Symbols in novels often serve several, meaningful purposes that enlighten readers to key themes and intrinsic values concerned with it. In the case of Nineteen Eighty Four, by George Orwell, Symbols serve not only these functions, but also dramatically influence plot development throughout Orwell’s dystopian nightmare. For the reader, insignificant objects such as the Glass Paperweight serve far greater significance than one would assume they would, but on a far greater level, obvious symbols such as Big Brother and the Telescreens show readers the extent to which the Inner Party has severely disrupted through process and individualism in society.
Orwell created a society ridden with conformity and oppression, similar to that of Communist Russia and Spain during the early part of the 20th century. Citizens of Airstrip One are forced to believe what the party says and understands to be true. History, in the eyes of IngSoc, can be changed with ease, and artefacts are not common place in society. The Glass Paperweight, with a piece of coral in the middle of it, is an especially significant symbol. The Glass Paperweight represents a form of rebellion against the party, through its inherent non-monetary value as well as its ethical significance. Objects and items, such as the Glass Paperweight, are not allowed in the Party structure as it compromises the ever-present understanding that History is what is created by the Party, and any reference to what was, or could have been, must kowtow to the Party’s ideals. The Glass Paperweight, especially the piece of coral represents, on another level, Winston himself. It signifies the encapsulation of Winston in a society which doesn’t allow for personalisation and individualism. When it is broken by the Thought Police during the capture of Winston, it smashes – signifying and foreshadowing the “breaking” of Winston, from being a free-thinking individual to a conforming, believing member of society.
Telescreens in Nineteen Eighty Four represent the extent technological control has spread throughout society. They are constantly watching every move made by every citizen in society, and broadcast propaganda, which loops constantly. These Telescreens represent probably the most significant obstacle for Winston in the novel – to overcome the Party, he must be able to do so without them finding out, and with Telescreens, it becomes very difficult to do indeed. The Telescreens, which although were not destined to be, represent significant present controls which various Governments throughout the world operate. CCTV and 24 Hour News channels, which are there to “serve” the public, do so on the basis that those monitoring are primarily “good” and are there to serve the publics best interests. In the case of the novel, it is apparently clear this is not the case, with the constant and blatantly false propaganda being broadcast to change the mindset and brainwash the denizens. In the case of major American Broadcasters, that represent Islamic Nations as being fundamentally “bad” are doing so to brainwash the masses into believing what they wish.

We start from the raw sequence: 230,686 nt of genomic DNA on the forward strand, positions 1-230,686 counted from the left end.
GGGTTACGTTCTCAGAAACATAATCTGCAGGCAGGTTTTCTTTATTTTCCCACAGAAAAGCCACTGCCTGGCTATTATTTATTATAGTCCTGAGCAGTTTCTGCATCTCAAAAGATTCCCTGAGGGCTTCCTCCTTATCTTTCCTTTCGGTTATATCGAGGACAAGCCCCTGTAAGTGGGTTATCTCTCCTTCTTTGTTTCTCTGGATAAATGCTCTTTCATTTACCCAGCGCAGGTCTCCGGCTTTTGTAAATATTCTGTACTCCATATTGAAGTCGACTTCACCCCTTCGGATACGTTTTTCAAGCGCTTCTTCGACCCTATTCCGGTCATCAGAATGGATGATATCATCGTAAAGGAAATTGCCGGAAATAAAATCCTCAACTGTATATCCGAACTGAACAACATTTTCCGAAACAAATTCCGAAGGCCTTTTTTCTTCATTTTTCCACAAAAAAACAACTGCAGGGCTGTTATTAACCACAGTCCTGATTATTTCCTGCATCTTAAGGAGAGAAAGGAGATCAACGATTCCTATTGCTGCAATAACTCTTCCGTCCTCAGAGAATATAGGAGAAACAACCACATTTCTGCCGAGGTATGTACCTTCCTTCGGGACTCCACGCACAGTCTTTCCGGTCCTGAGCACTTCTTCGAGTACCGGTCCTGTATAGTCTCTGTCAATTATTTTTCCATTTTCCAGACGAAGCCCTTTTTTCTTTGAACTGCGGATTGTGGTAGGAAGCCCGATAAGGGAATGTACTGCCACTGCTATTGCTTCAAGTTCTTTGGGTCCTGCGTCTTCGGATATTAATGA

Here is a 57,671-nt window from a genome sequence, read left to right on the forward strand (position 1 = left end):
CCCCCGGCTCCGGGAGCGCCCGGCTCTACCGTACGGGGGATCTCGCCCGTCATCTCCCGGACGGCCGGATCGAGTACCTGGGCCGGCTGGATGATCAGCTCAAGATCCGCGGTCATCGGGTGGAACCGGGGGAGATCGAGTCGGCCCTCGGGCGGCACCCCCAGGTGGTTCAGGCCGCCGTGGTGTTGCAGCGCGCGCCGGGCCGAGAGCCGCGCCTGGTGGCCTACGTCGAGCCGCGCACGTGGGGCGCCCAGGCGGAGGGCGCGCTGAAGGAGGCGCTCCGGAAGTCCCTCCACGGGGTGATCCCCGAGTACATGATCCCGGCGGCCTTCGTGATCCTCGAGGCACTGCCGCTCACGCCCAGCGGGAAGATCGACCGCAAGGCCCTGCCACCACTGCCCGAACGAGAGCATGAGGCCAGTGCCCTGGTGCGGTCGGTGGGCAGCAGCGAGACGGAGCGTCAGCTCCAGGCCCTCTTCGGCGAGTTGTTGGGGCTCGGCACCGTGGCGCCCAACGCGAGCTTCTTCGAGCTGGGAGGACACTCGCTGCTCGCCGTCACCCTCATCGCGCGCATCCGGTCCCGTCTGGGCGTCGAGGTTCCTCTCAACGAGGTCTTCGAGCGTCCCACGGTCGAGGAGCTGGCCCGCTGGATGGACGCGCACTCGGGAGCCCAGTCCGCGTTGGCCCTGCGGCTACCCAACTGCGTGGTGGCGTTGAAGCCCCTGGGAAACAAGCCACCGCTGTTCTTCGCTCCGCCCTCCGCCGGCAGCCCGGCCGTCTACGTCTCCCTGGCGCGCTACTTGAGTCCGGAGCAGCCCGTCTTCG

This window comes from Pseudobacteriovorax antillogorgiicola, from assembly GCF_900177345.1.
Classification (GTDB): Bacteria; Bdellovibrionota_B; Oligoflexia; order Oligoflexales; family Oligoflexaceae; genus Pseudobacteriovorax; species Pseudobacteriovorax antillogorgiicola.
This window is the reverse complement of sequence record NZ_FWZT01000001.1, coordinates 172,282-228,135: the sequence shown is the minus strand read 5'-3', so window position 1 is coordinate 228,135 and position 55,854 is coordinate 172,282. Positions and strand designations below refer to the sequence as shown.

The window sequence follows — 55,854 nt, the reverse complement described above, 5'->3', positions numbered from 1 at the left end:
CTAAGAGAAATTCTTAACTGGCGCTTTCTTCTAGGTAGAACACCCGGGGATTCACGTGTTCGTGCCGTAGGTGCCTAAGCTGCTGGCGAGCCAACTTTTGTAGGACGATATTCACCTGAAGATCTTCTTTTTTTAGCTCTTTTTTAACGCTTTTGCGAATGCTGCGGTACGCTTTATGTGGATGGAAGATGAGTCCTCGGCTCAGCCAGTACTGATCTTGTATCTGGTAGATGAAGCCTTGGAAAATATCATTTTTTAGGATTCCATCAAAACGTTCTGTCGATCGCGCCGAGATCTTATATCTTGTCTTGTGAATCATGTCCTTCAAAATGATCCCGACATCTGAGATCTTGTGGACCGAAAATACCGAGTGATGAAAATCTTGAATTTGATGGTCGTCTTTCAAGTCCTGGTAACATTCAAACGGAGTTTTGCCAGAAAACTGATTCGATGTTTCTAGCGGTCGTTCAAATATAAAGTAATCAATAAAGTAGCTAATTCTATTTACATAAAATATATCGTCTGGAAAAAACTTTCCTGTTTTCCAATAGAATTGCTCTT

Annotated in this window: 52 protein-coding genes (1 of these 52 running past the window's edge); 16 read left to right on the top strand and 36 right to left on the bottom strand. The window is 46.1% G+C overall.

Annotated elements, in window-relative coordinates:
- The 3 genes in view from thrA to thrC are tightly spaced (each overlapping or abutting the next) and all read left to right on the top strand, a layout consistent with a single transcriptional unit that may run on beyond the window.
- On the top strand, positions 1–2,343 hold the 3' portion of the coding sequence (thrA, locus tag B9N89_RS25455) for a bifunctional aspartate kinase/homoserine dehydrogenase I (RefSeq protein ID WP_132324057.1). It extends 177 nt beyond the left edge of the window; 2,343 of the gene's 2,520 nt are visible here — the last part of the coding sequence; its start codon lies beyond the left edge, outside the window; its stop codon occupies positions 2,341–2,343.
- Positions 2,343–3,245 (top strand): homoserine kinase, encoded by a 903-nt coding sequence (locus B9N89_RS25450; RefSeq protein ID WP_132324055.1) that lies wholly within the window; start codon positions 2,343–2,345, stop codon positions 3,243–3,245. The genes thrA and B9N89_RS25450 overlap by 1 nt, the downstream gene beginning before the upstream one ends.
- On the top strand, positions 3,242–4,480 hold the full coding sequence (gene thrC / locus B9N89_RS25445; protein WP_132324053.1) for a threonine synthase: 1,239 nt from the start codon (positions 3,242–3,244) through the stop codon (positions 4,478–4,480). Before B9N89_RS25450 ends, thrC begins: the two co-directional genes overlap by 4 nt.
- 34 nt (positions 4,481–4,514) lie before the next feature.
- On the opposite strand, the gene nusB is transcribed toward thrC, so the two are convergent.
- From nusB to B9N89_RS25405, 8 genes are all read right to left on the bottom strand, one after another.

Possibly the biggest symbol in the book is Big Brother, who appears to be the overbearing figure in the book of oppression and control. Throughout the novel, the phrase “BIG BROTHER IS WATCHING YOU” appears regularly, and creates a certain amount of control and an existential hero. Big Brother serves two purposes in the novel – to reassure citizens, and to create fear. He symbolises reassurance through his name, “Big Brother”, which connotates a strong, secure family feeling. The fact the he is “watching you”, in a way, creates the impression he is looking out for your best interests. However, he also symbolises fear and creates the conformity in society. The fact the text is upper case, and the posters imply fear, means that Big Brothers symbolism is more scary and upsetting than friendly and warm. However, he also symbolises the vagueness of the existence of the upper echelons of the Party. The reader is confused as to whether Big Brother even exists, and if so, how much influence he really does have. This vagueness is also portrayed through the Inner Party, and the reader is left wondering who really leads this society, what life is truly like for these leaders, and if indeed there is even any leader.
Big Brother also represents historical leaders. Orwell’s presentation of Big Brother was meant to symbolise oppressive rulers, such as Hitler and Stalin, that ruled over totalitarian nations during Orwell’s life. The posters of Big Brother symbolise those used by Stalin to promote the leadership and control he had over the USSR. Likewise, Big Brother represents the respect and control Hitler could gather from his large public speeches, which are similar to the Two-minute hate speeches given each day.
Symbolism in Nineteen Eighty Four represents the past, but represents the future and the present. Much of what is shown in the book represents and symbolises the intrinsic oppression and totalitarian control of Winston and the citizens of Airstrip One. Symbolism is a significant feature of novels; not only for thematic concerns, but also for the implications they have for characters and for the novel as a whole. Much of the technological safeguarding society has today has an inherently Big Brother feeling, almost as if Big Brother is indeed watching you.